By Josette Keelor -- email@example.com
The eccentric characters from Wayside Theatre's spring play "Greater Tuna" return to the stage in Middletown this month in "Tuna Does Vegas."
Thanks to the play's quick-witted writing, the characters would be hilarious no matter the players, but with Eddie Staver III and Jody Lee dividing all 19 roles, the result is a laugh riot.
Written by Jaston Williams, Joe Sears and Ed Howard, and directed by Warner Crocker, the play offers audiences a rousing good time with the folks from small town Tuna, Tex.
Lee's Arles Struvie and Staver's Thurston Wheelis welcome theater-goers into their quiet, yet always animated, rural town through the airwaves of radio station OKKK. And, much like any other small town in America, Tuna treats its own day-to-day news as earth-shattering.
The news that Arles and his wife Bertha -- Staver in drag -- plan to renew their wedding vows in Vegas is met with excitement by others in Tuna. Not only do their friends, family, and even enemies, want in on the gossip, they also want in on the vacation, and before Arles and Bertha can say "viva Las Vegas," half the town has booked flights to the gambling capital of the world and taken rooms in the very same hotel where the love doves plan to stay.
"Tuna Does Vegas" is the fourth play featuring the fictitious town -- the third smallest in the nation -- but audiences who haven't seen the first three can easily follow the storyline. After Arles and Thurston give an overview in the first scene of a few characters to come, the rest of Act I unfolds in a parade of unlikely characters resulting from quick costume changes backstage.
Lee and Staver pass themselves off as someone new every few minutes.
If you didn't know the two of them were hidden beneath the mustaches, wigs, glasses, dresses, jumpsuits or women's bathing suits, it would be all too easy to believe that Wayside was hiding a cast of uncredited people backstage.
In truth, four other people are hiding backstage: wardrobe captain Meg Mason, assistant stage manager Leslie Putnam and dressers Meredith Avery and Julia J. King, who make the quick character changes possible.
A good actor can disappear into a role, leaving no trace of his or her real self once the theater lights dim and the curtain rises; in the case of Lee and Staver, once the wigs come on, the actors very nearly cease to exist.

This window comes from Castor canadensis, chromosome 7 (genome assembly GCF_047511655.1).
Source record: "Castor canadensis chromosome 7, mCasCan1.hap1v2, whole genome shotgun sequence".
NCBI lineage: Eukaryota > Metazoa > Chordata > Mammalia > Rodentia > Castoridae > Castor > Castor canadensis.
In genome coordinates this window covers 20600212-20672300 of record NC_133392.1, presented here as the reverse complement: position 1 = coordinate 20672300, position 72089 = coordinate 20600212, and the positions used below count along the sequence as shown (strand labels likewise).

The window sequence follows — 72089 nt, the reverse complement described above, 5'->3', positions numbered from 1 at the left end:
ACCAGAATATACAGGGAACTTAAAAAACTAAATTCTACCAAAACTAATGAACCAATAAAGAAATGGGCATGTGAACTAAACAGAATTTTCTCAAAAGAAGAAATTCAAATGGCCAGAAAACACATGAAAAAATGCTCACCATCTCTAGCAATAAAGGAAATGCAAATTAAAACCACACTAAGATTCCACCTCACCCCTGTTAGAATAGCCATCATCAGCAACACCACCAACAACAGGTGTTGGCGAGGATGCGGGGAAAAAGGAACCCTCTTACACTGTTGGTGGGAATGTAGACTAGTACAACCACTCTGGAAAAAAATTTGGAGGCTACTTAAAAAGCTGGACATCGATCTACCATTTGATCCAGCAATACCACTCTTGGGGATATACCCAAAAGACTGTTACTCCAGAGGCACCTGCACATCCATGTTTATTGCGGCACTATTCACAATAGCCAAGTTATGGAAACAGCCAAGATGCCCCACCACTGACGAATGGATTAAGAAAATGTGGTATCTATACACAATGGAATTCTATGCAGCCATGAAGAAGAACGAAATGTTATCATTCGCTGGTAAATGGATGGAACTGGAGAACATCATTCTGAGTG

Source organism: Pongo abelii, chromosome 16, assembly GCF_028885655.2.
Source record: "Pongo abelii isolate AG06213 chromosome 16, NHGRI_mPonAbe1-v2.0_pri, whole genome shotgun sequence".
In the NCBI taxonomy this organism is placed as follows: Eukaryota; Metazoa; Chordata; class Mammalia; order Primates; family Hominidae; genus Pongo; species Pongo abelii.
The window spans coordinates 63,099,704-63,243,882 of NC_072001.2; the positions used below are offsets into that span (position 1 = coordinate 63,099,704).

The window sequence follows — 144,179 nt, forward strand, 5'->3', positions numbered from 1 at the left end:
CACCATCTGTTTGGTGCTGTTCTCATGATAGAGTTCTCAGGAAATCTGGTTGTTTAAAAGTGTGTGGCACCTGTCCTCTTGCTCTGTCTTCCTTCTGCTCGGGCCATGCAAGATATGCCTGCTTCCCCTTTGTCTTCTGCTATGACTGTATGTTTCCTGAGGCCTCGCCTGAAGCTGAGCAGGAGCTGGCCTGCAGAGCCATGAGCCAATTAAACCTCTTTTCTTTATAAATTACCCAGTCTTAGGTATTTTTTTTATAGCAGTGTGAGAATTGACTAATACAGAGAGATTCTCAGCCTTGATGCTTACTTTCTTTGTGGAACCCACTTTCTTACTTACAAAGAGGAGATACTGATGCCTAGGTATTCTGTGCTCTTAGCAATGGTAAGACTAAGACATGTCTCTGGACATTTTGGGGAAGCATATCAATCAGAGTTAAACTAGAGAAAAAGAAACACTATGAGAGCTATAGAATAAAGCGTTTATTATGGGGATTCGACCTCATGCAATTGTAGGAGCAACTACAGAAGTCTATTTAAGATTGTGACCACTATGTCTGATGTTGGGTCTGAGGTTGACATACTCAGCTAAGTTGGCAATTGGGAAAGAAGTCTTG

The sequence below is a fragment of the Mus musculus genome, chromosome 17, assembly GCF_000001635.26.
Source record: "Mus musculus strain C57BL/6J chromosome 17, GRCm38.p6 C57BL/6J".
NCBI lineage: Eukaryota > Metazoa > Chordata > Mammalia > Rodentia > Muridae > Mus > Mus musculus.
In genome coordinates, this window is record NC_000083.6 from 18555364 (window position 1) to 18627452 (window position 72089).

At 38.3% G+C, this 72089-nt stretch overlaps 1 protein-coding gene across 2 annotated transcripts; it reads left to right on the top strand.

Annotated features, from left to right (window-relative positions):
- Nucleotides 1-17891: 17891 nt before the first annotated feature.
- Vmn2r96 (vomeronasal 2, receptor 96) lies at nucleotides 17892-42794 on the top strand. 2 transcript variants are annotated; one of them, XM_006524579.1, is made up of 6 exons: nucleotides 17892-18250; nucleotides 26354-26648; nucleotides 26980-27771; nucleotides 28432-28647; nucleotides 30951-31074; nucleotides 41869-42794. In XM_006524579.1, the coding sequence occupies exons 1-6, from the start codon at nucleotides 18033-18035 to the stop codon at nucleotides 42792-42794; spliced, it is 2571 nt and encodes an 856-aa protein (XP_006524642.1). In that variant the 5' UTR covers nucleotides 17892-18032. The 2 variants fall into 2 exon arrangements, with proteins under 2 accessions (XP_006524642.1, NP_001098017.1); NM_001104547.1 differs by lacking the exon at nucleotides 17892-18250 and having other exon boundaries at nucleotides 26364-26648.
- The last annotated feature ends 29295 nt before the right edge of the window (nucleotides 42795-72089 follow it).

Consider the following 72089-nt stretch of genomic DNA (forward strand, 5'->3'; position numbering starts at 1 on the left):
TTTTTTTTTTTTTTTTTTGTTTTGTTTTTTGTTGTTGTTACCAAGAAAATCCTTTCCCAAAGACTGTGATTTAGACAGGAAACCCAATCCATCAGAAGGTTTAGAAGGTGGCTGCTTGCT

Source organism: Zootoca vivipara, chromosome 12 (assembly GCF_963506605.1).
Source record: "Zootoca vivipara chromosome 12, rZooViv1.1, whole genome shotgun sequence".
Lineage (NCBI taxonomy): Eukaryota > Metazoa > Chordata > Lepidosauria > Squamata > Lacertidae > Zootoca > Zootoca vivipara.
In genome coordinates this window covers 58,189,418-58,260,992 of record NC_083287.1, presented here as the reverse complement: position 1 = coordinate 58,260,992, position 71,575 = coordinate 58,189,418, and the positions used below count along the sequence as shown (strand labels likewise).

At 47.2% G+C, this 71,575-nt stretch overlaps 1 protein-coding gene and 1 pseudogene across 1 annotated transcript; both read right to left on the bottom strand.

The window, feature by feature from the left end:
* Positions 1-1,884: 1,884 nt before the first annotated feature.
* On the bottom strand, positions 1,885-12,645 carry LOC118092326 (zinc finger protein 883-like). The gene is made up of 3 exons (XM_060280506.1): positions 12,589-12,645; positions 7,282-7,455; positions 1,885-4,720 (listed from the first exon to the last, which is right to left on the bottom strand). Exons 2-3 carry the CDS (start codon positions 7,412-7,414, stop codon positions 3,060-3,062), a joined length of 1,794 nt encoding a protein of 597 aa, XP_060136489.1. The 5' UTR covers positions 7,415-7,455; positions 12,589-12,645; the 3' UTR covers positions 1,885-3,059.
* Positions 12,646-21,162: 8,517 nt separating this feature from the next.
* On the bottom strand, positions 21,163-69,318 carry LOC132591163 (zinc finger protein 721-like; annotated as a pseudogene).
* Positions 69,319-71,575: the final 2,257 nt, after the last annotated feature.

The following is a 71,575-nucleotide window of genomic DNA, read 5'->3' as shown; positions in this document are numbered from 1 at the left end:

Among Lee's characters, self-righteous town snob Vera Carp and used weapons dealer Didi Snavely are as different from each other as they are from his slow talking, kind-hearted animal lover Petey Fisk, or from Staver's disproportionately-sized, elderly Pearl Burras.
In looks alone, they all would seem to be unique people, but in this case looks are not everything.
That most of the characters have Texas accents is expected. Strangely, though, all of Staver's characters, from earnest news co-anchor Thurston to booty-shaking Village People-loving waitress Inita Goodwin, at times sound enough like impersonations of George W. Bush to be distracting.
Lee, however, formerly an Arlington, Tex., resident, succeeds in giving a distinctive voice to each of his characters.
Not everyone who sees the play will recognize anyone they know and love in the characters of Tuna. Still the roles and situations are believable, with help from the crew.
Music director, Steve Przybylski, enlivens scene changes with appropriate, even comedic accompaniment; lighting designer and scenic director, Wes Calkin, makes magic happen in total darkness between scenes; and costume designer, Caleb Blackwell, allows willing suspension of disbelief to unfold before the very eyes of fun-loving audience members.
"Tuna Does Vegas" will continue at Wayside Theatre, at 7853 Main St. in Middletown, Friday and run through Sept. 22. Showings are at 8 p.m. Thursday through Saturday and 2:30 p.m. Saturday, Sunday. Tickets range from $25 to $30 for adults and $23 to $30 for students and seniors. Matinees are $20 to $22. Children under the age of 18 pay $10. For more information, call 869-1776 or visit www.waysidetheatre.org.